Babaji, could you please define dispassion?
It means “without passion.” But the term dispassion in yogic
language is more subtle. We translate it as dispassion, but the term is
vairagya. Rag is the attachment which connects us to every object. Vi =
without. So dispassion means “without that attachment that connects us to
every object.” You have a child and you love your child. It's natural. In
a state of vairagya, your love doesn't change. Your duty doesn't change.
But the mind understands that your connection is only an idea. How we
create an idea which appears very real? In marriage, what makes two people
wife and husband? When they divorce, what breaks? That idea. So it's only
mental conditioning and de-conditioning.
Why was Arjuna's desire to know God not
directly seeking for God?
Because it was out of fear that he wanted to know God. In
reality, God is known by dispassion for the world. His attachment to his
family and friends possessed his mind and he was afraid that they all will
get killed. So he wanted to renounce the world and live like a recluse.
Is it true that the only way to know God is
through dispassion and not through fear?
There are four conditions out of which a person seeks for God.
1) Arta or out of pain which includes fear. 2) Artharti or desire for
worldly prosperity. 3) Jigyansu or out of desire to know God. 4) Jnani or
one who has knowledge of God principle. Dispassion is in all four
conditions in degrees.
Can a person feel dispassion and compassion
Compassion is our nature. It is blocked by the ego and develops
when the mind is pure. The mind is purified by dispassion. Compassion
means deep sympathy for the sufferer. Because we have experience of
sufferings and we understand the sufferings of others, so we develop
compassion. But it is still a lower type of compassion. The highest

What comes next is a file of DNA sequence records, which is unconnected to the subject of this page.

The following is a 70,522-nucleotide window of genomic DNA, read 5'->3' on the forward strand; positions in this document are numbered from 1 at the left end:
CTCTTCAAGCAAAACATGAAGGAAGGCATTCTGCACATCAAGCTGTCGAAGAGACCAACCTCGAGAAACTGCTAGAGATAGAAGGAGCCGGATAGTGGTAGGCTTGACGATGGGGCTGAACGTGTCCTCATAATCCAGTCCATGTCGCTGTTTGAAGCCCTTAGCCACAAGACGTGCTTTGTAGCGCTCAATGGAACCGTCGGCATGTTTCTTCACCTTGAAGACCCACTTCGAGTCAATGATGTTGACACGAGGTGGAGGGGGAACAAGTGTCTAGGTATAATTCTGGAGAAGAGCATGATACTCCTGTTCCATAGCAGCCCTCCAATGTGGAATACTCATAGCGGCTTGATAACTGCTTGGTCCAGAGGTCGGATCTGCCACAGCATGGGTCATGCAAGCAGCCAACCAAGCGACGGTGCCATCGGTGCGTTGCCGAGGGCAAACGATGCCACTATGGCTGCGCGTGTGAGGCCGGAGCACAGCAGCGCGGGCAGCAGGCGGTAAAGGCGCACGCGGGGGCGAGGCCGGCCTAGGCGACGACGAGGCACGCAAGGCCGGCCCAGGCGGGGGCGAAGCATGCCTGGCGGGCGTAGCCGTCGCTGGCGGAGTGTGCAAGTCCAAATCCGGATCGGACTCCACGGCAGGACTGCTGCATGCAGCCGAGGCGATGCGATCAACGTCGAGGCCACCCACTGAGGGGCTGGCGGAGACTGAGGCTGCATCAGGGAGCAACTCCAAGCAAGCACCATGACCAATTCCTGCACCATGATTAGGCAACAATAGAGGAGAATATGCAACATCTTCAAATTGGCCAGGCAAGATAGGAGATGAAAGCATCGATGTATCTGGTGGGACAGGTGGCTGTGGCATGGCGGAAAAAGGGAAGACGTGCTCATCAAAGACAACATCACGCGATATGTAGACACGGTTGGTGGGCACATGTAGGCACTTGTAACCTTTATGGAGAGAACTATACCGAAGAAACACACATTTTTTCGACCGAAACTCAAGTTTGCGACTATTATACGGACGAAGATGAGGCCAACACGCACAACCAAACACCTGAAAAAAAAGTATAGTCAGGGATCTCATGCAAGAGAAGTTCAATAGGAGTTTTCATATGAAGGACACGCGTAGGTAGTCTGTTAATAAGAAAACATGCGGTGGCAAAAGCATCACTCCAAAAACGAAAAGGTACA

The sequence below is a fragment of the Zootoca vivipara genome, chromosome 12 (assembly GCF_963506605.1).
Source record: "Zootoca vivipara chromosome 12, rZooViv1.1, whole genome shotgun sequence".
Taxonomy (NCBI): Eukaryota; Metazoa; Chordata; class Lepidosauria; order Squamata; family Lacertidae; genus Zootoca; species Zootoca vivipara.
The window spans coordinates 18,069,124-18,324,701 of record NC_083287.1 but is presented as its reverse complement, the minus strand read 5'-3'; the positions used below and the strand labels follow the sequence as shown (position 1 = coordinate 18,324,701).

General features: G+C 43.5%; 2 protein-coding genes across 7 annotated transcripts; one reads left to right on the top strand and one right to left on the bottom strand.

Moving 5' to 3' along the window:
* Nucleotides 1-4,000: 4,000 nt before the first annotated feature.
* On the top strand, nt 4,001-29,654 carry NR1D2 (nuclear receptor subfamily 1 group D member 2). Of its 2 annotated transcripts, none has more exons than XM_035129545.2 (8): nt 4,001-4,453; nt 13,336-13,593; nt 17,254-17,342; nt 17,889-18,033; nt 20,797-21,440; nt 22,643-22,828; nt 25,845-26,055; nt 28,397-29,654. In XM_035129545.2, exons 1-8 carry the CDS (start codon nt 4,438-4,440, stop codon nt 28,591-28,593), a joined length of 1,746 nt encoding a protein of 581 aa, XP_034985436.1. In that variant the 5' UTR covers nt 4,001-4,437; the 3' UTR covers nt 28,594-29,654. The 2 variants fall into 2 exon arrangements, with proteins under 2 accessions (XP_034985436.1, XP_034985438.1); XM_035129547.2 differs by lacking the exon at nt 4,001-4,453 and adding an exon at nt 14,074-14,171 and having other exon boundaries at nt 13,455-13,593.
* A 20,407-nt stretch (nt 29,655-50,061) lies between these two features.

compassion is with dispassion. We are not attached to the act of
compassion. It automatically happens.
How can one develop dispassion or a
disinclination to be attracted to the world?
How do you get attached to the world? When our senses enjoy the
world, they create an illusory reality of the world and, hence, get
attached to it. By understanding that in the absence of sensual pleasures,
there is pain, we remove ourselves from that momentary pleasure. That is
In Patanjali's Yoga Sutras it says that in
order to achieve dispassion we have to shun desire for experience. What is
a good way to approach this? Should we take the attitude of “it is my
One can also find fault in the object of desire in order to
weaken the desire for the world. Think how it ends up causing pain. For
example, wealth: it is an attachment. It creates fear of losing, being
stolen. But you can still deal with it without attachment, like a bank
manager deals with money as his duty and doesn't develop attachment to it.
In the same way, when the mind is not attached to worldly activities, but
still must be engaged in activities, it will not harm. Non- attachment
Is vairagya (dispassion) created by
understanding or by practicing austerity?
1) Knowledge of reality is viveka. 2) Detachment from unreal is
vairagya. When you attain knowledge of reality, you become detached from
the unreal. They both develop simultaneously. But when we say develop
vairagya, or detachment, we mean developing good qualities which will
remove bad qualities. Austerities are practiced to weaken desires for the
world. When the desire for the world is weakened the mind automatically
I'm wondering whether it is appropriate for
Westerners to focus on death and dying as a method of learning dispassion
toward the body.
Death creates dispassion in any person in any country. It's a
reality of life which is seen. We struggle for our whole lives for
possessions, for pleasure, and for self-gratification. And then what do we
see? A person is dead.
© 1995 Sri Rama
Publishing To the Index